Seema ShahRecent outbreaks of Ebola and Zika viruses have exposed the dangers posed by emerging infectious diseases and the need for epidemic preparedness for potential future threats. Human challenge trials are studies where healthy volunteers are infected with a virus so that scientists can learn more about it. Seema Shah, JD, chaired the NIH Ethics Consult with a group of experts from various disciplines and federal agencies in the U.S. who debated if human challenge trials for Zika would be ethical—for instance, could they do more harm than good? Systematic ethical analysis of human challenge trials is a relatively recent endeavor, and has been limited in scope and application. Ethical questions that the committee considered included:

  • How should we protect and respect participants given the limited time and capacity to conduct and review research?
  • How should we engage communities?
  • When can novel and controversial research designs be used ethically?
  • When should experimental medications be made available?

The committee’s report, Ethical Considerations for Zika Virus Human Challenge Trials, stated that while Zika human challenge trials could be ethically justified, the committee felt it would be premature to proceed with these at present, given the many unknowns about the Zika virus, the relatively high mortality for people infected with Ebola virus disease, and the limited treatment and prevention options.

With funding from The Greenwall Foundation, Shah plans to address unresolved ethical questions such as do volunteers understand the risks and have good reasons to participate in challenge trials? She will work with stakeholders, researchers and ethicists in collaboration with WHO, NIH and PATH to develop a framework to determine when and how challenge trials in emerging infectious diseases are ethically acceptable. Some questions she hopes to answer include:

  • Is it better to conduct a Zika virus challenge trial in a region that doesn’t face the threat of a Zika epidemic and the risks involved, or one that does?
  • If there is a risk that a disease studied in a challenge trial might spread to some members of the community, what level of risk is acceptable, and how can that risk be ethically justified?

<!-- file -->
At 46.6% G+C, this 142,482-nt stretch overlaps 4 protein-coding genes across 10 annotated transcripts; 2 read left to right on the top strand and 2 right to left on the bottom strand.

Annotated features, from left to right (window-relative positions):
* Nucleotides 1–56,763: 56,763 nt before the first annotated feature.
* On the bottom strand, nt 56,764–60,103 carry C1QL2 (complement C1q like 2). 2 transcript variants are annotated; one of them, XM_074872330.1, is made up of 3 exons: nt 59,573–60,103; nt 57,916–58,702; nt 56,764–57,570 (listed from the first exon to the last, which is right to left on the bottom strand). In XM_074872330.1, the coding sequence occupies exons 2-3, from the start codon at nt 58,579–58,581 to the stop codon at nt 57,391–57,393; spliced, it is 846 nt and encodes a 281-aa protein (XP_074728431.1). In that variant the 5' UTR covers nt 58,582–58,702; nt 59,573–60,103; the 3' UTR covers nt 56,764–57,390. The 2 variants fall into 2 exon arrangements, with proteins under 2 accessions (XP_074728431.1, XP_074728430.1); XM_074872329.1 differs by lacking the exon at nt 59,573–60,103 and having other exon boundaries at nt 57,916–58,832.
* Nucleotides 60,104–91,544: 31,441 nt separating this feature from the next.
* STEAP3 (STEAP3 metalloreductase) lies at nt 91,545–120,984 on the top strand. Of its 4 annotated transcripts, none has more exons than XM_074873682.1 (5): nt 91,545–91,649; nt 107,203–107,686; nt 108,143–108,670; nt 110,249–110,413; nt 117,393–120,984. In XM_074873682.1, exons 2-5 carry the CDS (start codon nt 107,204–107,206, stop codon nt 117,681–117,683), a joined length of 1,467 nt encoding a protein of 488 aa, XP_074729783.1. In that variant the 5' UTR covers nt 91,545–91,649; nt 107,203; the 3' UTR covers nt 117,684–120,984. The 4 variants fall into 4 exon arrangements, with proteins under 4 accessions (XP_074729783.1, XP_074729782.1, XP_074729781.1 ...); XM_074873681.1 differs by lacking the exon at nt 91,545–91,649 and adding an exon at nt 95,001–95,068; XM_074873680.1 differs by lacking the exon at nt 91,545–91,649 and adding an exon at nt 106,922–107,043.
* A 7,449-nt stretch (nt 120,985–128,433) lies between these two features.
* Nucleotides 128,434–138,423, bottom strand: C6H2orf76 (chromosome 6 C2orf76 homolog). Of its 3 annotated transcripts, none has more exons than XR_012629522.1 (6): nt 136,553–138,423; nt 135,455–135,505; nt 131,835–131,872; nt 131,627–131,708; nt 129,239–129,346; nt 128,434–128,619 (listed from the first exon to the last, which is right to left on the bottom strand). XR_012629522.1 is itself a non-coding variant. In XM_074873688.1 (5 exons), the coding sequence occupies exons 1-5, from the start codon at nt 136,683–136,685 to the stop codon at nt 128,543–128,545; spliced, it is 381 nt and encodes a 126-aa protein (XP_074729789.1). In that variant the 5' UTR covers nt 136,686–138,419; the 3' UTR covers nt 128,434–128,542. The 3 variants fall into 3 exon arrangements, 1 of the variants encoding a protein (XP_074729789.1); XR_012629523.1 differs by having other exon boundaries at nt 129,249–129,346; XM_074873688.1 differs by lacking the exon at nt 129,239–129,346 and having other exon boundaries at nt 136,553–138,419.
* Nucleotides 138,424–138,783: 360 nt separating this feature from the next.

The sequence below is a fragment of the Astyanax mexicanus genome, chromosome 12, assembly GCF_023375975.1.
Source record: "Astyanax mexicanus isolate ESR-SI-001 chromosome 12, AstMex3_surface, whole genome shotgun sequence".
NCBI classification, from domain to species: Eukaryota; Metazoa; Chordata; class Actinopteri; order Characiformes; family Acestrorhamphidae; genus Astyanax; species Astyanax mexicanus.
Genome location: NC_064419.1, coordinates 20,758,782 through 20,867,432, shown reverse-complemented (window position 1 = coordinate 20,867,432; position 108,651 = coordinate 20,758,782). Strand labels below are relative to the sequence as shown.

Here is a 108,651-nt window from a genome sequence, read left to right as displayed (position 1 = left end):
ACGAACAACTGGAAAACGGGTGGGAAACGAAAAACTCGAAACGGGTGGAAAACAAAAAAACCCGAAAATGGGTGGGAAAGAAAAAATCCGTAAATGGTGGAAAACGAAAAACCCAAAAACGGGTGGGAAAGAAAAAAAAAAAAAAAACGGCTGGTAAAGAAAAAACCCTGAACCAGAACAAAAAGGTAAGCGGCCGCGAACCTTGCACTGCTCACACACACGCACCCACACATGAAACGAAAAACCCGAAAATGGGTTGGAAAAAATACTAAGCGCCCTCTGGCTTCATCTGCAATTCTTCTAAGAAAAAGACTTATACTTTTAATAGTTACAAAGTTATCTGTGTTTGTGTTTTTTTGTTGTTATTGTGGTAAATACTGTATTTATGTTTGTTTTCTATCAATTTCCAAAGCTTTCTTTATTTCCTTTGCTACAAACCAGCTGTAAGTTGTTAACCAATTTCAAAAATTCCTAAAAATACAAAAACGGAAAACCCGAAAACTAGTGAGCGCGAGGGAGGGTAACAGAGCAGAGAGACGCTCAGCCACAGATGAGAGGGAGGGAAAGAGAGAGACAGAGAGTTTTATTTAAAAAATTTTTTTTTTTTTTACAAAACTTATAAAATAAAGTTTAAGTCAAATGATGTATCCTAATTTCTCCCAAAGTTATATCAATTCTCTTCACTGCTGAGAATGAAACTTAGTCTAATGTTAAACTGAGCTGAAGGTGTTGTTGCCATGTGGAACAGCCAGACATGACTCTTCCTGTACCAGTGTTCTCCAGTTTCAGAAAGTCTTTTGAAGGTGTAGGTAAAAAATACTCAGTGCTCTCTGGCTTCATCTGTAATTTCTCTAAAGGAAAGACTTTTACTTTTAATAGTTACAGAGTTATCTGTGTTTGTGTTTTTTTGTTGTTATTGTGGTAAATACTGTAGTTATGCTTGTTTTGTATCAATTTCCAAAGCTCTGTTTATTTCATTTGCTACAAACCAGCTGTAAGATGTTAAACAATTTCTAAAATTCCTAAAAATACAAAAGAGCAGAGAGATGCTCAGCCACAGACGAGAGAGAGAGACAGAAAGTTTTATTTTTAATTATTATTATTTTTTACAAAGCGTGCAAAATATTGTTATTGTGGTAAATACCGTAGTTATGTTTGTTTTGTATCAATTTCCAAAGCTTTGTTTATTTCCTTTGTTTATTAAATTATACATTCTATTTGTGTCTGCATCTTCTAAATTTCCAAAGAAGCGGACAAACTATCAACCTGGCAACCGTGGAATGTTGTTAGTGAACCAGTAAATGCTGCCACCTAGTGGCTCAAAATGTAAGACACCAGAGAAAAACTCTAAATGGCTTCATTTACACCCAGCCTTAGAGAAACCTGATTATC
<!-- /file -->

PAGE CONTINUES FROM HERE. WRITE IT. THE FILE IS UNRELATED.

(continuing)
Additionally, Shah is collaborating with CCTR member and infectious disease researcher Janet Englund, MD, on a project to examine ethical issues in maternal respiratory syncytial virus (RSV) vaccination research, such as what should be offered to participants after trials are over.

Sample Publication

Shah SK, Kimmelman J, Lyerly AD, et al. Ethical considerations for Zika virus human challenge trials: Report & recommendations. February 2017.

Developing a Conceptual Framework for Shared Decision Making in Pediatrics

Doug Opel with patient Doug Opel, MD, MPH, is known for his work on provider-parent communication related to acceptance of recommended vaccines in children, especially for vaccine-hesitant parents. He has funding from The Greenwall Foundation to develop a conceptual framework for implementing shared decision making (SDM) in pediatrics. Though based on prior conceptual work on SDM in the adult setting, this framework accounts for salient differences in decision making between pediatric and adult medicine, such as the involvement of a competent adult patient versus a surrogate decision maker, as well as the limits of parental decision-making authority. It also incorporates several decisional characteristics, such as whether the proposed intervention is longitudinal (versus single event), provider- implemented (versus parent-) and high (versus low) urgency. This research will help to calibrate the type of SDM approach utilized.

The main objective of this work is to assess the validity and feasibility of this framework across pediatric disciplines through input from a geographically diverse panel of experts in pediatrics, communication and ethics. To this end, Opel is collaborating with a cross-disciplinary working group of CCTR members Carrie Heike in craniofacial, Elliott Weiss in neonatology, Abby Rosenberg in hematology-oncology, Seema Shah in bioethics and Jonna Clark in critical care.

Sample Publication

Opel DJ. A push for progress with shared decision-making in pediatrics. Pediatrics. Feb 2017:139(2).

— Ellen Kuwana, MS